GM Chevy Mid-Size Cars 1964-1988 Repair Guide

Front End Alignment


See Figures 1 and 2


Caster is a measure of the angle between the steering axis and vertical, as viewed from the side of the vehicle when the wheels are in the straight ahead position. Stated another way, it is the tilting of the front steering axis either forward or backward from the vertical. A backward tilt is said to be positive (+) and a forward tilt is said to be negative (-).

Although is it measured using a special instrument, it can be seen by observing the location of the upper and lower control arm ball joints. A line drawn through the center of these 2 points represents the steering axis. When looking straight downward from the top of the upper control arm you can see if the ball joints are not aligned, indicating that the caster angle is more or less than 0 degrees. If vehicle has positive caster, the lower ball joint would be located ahead of the upper ball joint center line. If the vehicle has negative caster, the lower ball joint would be located behind the upper joint center line.

On most Chevrolet mid-sized vehicles, the caster may be adjusted by changing placement of shims on the 2 upper control arm pivot shaft-to-frame bolts.

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Fig. Fig. 1: Standard front wheel alignment measurements

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Fig. Fig. 2: Adjusting caster and camber


Camber is the measure of wheel tilt from the vertical direction, when the wheel is viewed from the rear of the vehicle. Camber is negative when the top of the wheel is inboard and positive when the top is outboard. Always check for bent, damaged or worn suspension components before determining that adjustment is necessary. The amount of tilt is measured in degrees from the vertical and this measurement is called the camber angle.


Toe is a measurement of how far a wheel is turned in or out from the straight ahead direction. When the front of the wheel is turned in, the toe is positive. When the front of the wheel is turned out, toe is negative. An incorrect toe setting can affect steering feel and cause excessive tire wear.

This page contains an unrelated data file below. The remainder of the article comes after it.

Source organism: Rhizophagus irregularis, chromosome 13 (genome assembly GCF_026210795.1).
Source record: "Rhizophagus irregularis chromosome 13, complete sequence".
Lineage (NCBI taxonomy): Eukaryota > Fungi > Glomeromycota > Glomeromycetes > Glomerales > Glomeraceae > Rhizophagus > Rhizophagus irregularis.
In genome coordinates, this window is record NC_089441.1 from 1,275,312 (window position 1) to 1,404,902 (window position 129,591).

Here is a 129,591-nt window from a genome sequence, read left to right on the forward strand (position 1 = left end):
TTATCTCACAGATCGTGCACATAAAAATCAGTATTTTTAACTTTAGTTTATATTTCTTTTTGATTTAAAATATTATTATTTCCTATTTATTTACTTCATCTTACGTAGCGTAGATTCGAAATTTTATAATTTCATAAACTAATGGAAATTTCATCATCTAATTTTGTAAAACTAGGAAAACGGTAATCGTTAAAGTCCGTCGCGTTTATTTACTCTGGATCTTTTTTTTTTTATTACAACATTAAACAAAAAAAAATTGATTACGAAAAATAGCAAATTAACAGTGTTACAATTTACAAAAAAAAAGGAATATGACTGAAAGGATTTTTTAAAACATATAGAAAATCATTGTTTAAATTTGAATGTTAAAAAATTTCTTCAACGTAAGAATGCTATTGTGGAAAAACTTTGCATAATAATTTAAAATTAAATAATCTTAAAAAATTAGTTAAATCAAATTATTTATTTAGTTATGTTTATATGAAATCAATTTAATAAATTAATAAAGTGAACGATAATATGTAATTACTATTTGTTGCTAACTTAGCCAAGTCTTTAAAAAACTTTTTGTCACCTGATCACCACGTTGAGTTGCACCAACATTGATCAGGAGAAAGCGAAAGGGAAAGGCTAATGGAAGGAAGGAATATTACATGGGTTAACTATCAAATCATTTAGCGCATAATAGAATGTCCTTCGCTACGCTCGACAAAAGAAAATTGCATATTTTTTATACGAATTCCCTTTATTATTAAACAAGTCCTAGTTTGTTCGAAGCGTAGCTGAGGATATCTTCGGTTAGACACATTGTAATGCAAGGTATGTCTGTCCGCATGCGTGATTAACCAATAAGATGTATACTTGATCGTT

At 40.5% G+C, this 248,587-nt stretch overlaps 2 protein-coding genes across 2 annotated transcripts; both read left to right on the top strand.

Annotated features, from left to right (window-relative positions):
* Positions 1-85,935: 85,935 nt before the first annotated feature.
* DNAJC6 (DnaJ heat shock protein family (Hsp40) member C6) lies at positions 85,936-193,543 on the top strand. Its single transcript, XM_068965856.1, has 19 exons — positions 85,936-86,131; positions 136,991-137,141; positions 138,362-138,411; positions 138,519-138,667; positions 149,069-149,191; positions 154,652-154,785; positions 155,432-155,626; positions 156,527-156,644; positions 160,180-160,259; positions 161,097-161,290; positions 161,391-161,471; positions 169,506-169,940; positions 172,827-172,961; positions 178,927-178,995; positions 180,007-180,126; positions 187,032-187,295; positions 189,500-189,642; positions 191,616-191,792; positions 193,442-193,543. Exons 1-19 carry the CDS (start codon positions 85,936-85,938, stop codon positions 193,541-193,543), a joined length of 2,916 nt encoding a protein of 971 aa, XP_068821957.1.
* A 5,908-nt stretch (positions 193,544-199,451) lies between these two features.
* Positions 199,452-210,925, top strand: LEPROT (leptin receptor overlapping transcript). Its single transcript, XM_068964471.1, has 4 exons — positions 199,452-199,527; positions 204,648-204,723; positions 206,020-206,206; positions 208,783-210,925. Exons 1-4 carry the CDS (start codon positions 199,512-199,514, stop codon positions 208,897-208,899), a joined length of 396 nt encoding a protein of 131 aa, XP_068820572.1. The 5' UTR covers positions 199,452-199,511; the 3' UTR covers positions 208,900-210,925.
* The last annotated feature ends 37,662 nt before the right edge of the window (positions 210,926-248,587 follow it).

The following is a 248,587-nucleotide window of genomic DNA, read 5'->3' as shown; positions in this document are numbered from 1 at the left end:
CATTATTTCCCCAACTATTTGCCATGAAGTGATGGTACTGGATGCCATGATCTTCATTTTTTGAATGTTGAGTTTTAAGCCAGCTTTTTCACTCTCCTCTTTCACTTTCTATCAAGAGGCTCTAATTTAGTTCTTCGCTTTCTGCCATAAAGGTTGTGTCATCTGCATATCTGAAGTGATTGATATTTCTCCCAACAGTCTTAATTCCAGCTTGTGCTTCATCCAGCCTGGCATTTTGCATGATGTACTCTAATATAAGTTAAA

Stated another way, toe-in is the amount that the fronts of the wheels are closer together than the backs of the same wheels. Some vehicles are set with a slight tow-out (backs of the wheels are closer together than the fronts) in order to prevent excessive toe-in under power.

The actual amount of toe-in is normally only a fraction of a degree. The purpose of toe-in is to ensure parallel rolling of the front wheels. (Excessive toe-in or toe-out will cause tire wear).


Caster and camber can be adjusted by moving the position of the upper control arm assembly using shims between the pivot shaft and the frame. Tilting the assembly forward/rearward (by transferring shims from front-to-rear or rear-to-front) adjusts caster. Movement it inboard/outboard (adding or subtracting shims to both ends of the pivot shaft) adjusts camber.


  1. Loosen the clamp bolts at each end of the steering tie rod adjustable sleeves.
  3. With the steering wheel set straight ahead, turn the adjusting sleeves to obtain the proper adjustment.
  5. When the adjustment has been completed, check to see that the number the threads showing on each end of the sleeve are equal. Also check that tie rod end housings are at the right angles to the steering arm.